Download our leaflet HERE for more information, including the signs to look out for.   There’s a great resource HERE where you can assess how often you should be worming your pet, based on your lifestyle and circumstances.  Check it out and if you have any questions or need information on the products available, book in for a complimentary consultation with one of our RVNs.

Be in with a chance to win either full years supply of worming OR flea treatment in our Facebook competition (see post dated 2nd January 2019 on our page) or take advantage of our special offer of 25% off parasite products until 31st March 2019 (please ask staff for further details).

Ticks

7 Jan 2019

An increasingly common parasite that we need to be aware of as owners of cats and dogs, are ticks.  Tick numbers are increTick Remover 1asing every year and are spreading throughout the UK.  You wouldn’t usually know your pet has a tick until it has attached, fed and swelled to a pea sized lump.

As you might be aware, ticks carry Lime disease which is a disease that can affect humans, sometimes with lifelong effects.

The best way to manage this parasite is to treat your pet with an effective tick treatment.  There are options available so talk to the staff and if you’re confident that you can remove them yourself, why not make the job even easier and get yourself a tick removing hook.

If you have any questions about parasites or treatment options, book in for your complimentary consultation with one of our RVN’s.

Take a look at our YouTube channel to find out more about ticks HERE and how to remove them HERE

FLEAS!

4 Jan 2019

491370_dog-smJust saying or hearing the word can make a person itch and feel generally uncomfortable.  There is a lot of myth and misinformation about these critters and we wanted to give you the facts.  We also want to encourage our owners to get into good preventative health care routines for the start of 2019 so having all the facts available means you can make an informed choice.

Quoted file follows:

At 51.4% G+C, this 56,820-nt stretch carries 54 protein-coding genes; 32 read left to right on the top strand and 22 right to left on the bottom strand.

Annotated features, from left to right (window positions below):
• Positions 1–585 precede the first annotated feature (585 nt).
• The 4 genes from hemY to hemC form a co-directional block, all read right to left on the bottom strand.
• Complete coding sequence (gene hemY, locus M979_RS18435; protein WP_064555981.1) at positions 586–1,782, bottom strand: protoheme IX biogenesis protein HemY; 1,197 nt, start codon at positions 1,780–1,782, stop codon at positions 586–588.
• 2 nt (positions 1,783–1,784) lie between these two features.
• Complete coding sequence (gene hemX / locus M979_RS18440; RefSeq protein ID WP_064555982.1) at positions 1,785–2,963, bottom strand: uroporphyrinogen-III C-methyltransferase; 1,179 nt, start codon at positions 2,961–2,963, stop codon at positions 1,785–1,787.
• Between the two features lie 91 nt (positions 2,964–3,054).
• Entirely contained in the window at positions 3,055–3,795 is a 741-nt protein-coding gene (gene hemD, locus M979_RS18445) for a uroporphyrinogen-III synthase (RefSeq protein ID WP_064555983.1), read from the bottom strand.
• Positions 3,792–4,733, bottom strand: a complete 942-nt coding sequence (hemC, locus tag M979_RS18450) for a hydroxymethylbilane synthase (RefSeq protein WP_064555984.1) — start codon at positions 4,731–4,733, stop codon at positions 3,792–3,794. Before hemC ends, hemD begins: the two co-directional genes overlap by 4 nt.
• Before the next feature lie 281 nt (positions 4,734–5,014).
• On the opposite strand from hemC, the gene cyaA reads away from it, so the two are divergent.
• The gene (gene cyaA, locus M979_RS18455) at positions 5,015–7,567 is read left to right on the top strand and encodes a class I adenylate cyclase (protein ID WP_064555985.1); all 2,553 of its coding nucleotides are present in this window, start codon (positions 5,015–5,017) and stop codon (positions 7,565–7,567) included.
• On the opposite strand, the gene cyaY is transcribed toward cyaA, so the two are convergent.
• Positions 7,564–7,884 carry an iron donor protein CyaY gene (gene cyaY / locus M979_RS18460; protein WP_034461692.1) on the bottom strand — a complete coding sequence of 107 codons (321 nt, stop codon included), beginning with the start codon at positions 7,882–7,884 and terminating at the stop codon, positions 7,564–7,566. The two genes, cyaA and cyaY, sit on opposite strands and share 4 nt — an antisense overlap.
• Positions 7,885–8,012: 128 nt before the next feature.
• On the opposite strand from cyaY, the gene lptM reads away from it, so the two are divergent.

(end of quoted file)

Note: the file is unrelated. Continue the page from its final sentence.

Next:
Take a look at our short film HERE on the lifecycle of a flea and download our factsheet HERE on everything you need to know about fleas and how they affect your pet, you and your family.

If you do have further questions, why not book in for a complimentary parasite consultation with one of our knowledgeable RVNs and while your here, why not take advantage of our special offer on flea and worm products?  Ask the team for further information.

HAPPY NEW YEAR!

2 Jan 2019

To kick start the year and in support of #newyearresolutions and getting into good preventative health routines, we’re excited to launch a competition during the month of January.  There are two prizes up for grabs; a full years worming treatment and a full years flea treatment for your cat or dog.

All you have to do to be in with a chance of winning is “LIKE” our Facebook post and comment either “FLEA” or “WORM”.

As always, there are some rules so please read these carefully before you enter.  By submitting an entry, you are agreeing to these rules.  If you don’t agree with the rules, please do not submit an entry.

  1. A valid entry is deemed to be a “LIKE” AND A COMMENT before the deadline of 7pm on 31st January 2019 on this original post.  All are Worm_001required in order for your entry to be valid.
  2. Entries can be submitted via our Facebook page from now until 7pm on 31st January 2019.  Any entry after this time will not be valid and will not be included in the draw.
  3. Entries must be submitted on the original post (2nd January 2019).
  4. All valid entries will be entered into a draw which will take place on Monday 4th February 2019.
  5. If you and your pet are not registered with our practice, you will be required to register  these details before any treatment can be prescribed.
  6. We may require your pet to undergo a full health and weight check prior to prescribing the prize.  This check is complimentary and is to ensure that we are fulfilling our legal and ethical obligations to protect the health of your pet.
  7. You will be required to come into the practice for each treatment for a complimentary weight check.
  8. The prize will consist of a maximum of 4 treatments in total.

Running alongside this, we are also continuing with the 3 for 1 on flea and worm treatment.  Please ask staff for further information on your next visit.

Good luck!!!